Dear Susan. I am so frustrated. Why do parents put students in piano lessons but do not support me as a teacher? They don’t practice, miss lessons, and even come to lessons without their books.
To answer that question, you have to realize the various reasons parents put their children in piano lessons.
- They want their child to learn a little bit about music. If they also learn to play a pretty piece, that’s a happy bonus.
- They inherit or buy a piano, and need to justify the space it takes in the room.
- They have read it will help their child get better grades in school.
- They think it will help them get a head start on another instrument the child wants to play.
- They were not able to take piano as a child, so they want to give their child that opportunity.
- They want their child to show off flashy pieces for family or friends.
- They took piano and enjoyed it, so they want their child to do the same.
- They value a music education.
Do you see the pattern here? Parents often have different desires and expectations for their children than we as piano teachers have. So when our expectations as teachers conflict with the expectations of parents, conflict arises and teachers become frustrated and disillusioned. They blame parents for not being serious about music; for not being supportive.
Once you realize that parents often do not have the time, desire, ability, or even the relationship with the child to require daily, quality piano practice, your entire attitude changes and you are a happier teacher.
Here are a few situations where changing your way of reacting makes a big difference.
They don’t bring their books.
Fine, let’s work on Pattern Play by Forrest Kenney. Let’s work on ear training, improvise, or sight read. Don’t fuss, nag, or complain. For sight reading, I love the old duet book by Dennis Alexander, Alfred’s Basic Piano Library Duet Book 1B. It has easy positions that doesn’t scare the students.
They never practice.
Ok, let’s practice at the lesson. Choose a piece with patterns that can be taught by rote, and sounds harder than it is such as Sun Chaser by Timothy Brown, Thumper by Robert Vandall, Spirit of the Stallion by Elizabeth Gutierrez, or Gypsy Earrings by Glover. (There are many more.) Soon your student will be playing that one piece they love everywhere there is a piano, and it will be a great recital piece.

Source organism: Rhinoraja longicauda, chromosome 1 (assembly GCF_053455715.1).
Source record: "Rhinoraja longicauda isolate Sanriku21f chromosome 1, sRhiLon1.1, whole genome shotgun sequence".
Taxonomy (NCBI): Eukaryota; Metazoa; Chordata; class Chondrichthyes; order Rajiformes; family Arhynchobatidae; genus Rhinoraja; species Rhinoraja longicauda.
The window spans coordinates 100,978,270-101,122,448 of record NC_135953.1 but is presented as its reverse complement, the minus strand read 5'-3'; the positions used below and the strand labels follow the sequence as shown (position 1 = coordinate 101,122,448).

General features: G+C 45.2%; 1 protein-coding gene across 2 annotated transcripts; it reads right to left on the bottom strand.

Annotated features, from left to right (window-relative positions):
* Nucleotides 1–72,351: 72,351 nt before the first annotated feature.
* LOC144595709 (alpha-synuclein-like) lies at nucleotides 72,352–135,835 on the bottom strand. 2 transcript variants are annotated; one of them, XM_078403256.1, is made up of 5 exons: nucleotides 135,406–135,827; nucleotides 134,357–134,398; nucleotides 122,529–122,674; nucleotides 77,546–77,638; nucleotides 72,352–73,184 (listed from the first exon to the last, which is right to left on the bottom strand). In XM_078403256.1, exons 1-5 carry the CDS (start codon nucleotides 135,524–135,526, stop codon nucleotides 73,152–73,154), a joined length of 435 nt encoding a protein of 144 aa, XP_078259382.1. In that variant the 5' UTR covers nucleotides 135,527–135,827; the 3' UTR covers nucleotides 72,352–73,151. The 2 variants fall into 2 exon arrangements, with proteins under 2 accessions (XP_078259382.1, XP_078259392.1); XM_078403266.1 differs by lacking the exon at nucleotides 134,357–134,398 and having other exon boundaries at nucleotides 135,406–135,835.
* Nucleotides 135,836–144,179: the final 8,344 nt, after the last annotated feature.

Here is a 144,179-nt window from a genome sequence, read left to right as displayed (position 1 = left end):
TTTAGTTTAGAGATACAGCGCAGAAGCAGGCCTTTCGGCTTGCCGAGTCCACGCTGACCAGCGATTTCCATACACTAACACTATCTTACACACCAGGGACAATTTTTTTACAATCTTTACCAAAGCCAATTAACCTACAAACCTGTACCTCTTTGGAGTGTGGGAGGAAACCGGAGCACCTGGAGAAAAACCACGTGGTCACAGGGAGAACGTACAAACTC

They miss lessons and always want a makeup.
At the parent interview and in your policy sheet, stress that you can’t make up lessons the children miss unless they are able to swap with another student. When a student doesn’t show up, play a Chopin Nocturne to relax, or clean up your studio. Don’t fret about it.
They don’t even come to the recital.
That’s fine, we will miss you. Parents (and I went to a lot of my children’s recitals) don’t like long recitals, and if someone doesn’t show up, the recital is shorter, which is a good thing, actually. Don’t take it personally. It has nothing to do with you.
They always choose sports over music.
If they choose sports over music, it’s because children like team sports more than they like piano lessons. That is human nature. The majority of children love running around on a field more than they love sitting at a piano bench. Think of a puppy. Life is not fair and we can’t change childhood development. All we can do is make the most of what we have. It has nothing to do with sports being more important than music, because what athlete doesn’t have a music playlist a mile long? It has to do with the nature of piano lessons themselves. Give some reasons for them to like piano, but don’t be disappointed if they don’t like it as much as their team sport. I don’t mind music being second, third, or fourth place in a student’s life. One student told me he liked 8 things and piano was the 8th on the list. I think that is one of the funnest things a child has ever said to me. (He even listed the other 7 things.) Some years later his Mom told me that he was first chair in band and loved it.
The great music pedagogy teacher Elissa Milne posted these wise words on her blog, speaking as a parent:The piano teacher wants your child to have practiced this week? It’s a feat of extraordinary proportions that the child got fed, for goodness sake, that they’ve turned up to their lesson in clean clothes. But you know that your child loves this 30 or 45 minutes each week, or at least you’re pretty sure they do, and you know that your child is getting quality one-on-one attention from a teacher who is invested in building a long-term learning relationship. AND you know that music is super-fantastic for the brain. Whatever is happening in the lesson is absolutely worth it, because it’s more than you can provide on your own. http://elissamilne.wordpress.com/2012/09/14/has-parenthood-changed-my-teaching/
As you start to teach this year, have high expectations, but be realistic. Teach the way you would want to be taught, but don’t expect students to love piano the way you love it. Have high standards, but be flexible! I hope you have a great year!